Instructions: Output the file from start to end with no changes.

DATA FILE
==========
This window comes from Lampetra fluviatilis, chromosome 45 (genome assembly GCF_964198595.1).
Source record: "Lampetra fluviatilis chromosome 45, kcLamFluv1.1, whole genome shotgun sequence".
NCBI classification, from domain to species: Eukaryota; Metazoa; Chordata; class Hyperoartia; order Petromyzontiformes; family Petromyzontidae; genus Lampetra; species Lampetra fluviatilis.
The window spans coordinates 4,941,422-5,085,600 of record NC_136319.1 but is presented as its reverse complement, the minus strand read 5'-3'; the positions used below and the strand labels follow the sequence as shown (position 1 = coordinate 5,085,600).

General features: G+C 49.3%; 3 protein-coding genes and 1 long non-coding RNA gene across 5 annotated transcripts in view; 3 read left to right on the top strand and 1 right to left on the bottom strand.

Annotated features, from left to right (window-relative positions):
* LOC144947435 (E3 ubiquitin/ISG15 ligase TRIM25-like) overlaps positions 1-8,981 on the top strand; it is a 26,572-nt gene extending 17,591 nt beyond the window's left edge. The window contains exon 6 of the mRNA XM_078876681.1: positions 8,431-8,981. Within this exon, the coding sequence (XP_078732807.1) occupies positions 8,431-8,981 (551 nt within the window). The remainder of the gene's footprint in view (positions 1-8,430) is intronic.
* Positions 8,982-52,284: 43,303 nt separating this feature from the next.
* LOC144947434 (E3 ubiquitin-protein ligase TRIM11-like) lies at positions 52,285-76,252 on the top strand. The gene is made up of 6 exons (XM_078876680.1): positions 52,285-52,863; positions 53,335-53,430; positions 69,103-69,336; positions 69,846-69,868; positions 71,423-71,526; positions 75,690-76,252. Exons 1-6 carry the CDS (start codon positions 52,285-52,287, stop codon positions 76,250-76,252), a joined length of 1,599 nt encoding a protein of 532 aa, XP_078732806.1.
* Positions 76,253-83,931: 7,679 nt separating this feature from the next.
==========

This window comes from Lampetra fluviatilis, chromosome 45 (genome assembly GCF_964198595.1).
Source record: "Lampetra fluviatilis chromosome 45, kcLamFluv1.1, whole genome shotgun sequence".
NCBI classification, from domain to species: Eukaryota; Metazoa; Chordata; class Hyperoartia; order Petromyzontiformes; family Petromyzontidae; genus Lampetra; species Lampetra fluviatilis.
The window spans coordinates 4,941,422-5,085,600 of record NC_136319.1 but is presented as its reverse complement, the minus strand read 5'-3'; the positions used below and the strand labels follow the sequence as shown (position 1 = coordinate 5,085,600).

General features: G+C 49.3%; 3 protein-coding genes and 1 long non-coding RNA gene across 5 annotated transcripts in view; 3 read left to right on the top strand and 1 right to left on the bottom strand.

Annotated features, from left to right (window-relative positions):
* LOC144947435 (E3 ubiquitin/ISG15 ligase TRIM25-like) overlaps positions 1-8,981 on the top strand; it is a 26,572-nt gene extending 17,591 nt beyond the window's left edge. The window contains exon 6 of the mRNA XM_078876681.1: positions 8,431-8,981. Within this exon, the coding sequence (XP_078732807.1) occupies positions 8,431-8,981 (551 nt within the window). The remainder of the gene's footprint in view (positions 1-8,430) is intronic.
* Positions 8,982-52,284: 43,303 nt separating this feature from the next.
* LOC144947434 (E3 ubiquitin-protein ligase TRIM11-like) lies at positions 52,285-76,252 on the top strand. The gene is made up of 6 exons (XM_078876680.1): positions 52,285-52,863; positions 53,335-53,430; positions 69,103-69,336; positions 69,846-69,868; positions 71,423-71,526; positions 75,690-76,252. Exons 1-6 carry the CDS (start codon positions 52,285-52,287, stop codon positions 76,250-76,252), a joined length of 1,599 nt encoding a protein of 532 aa, XP_078732806.1.
* Positions 76,253-83,931: 7,679 nt separating this feature from the next.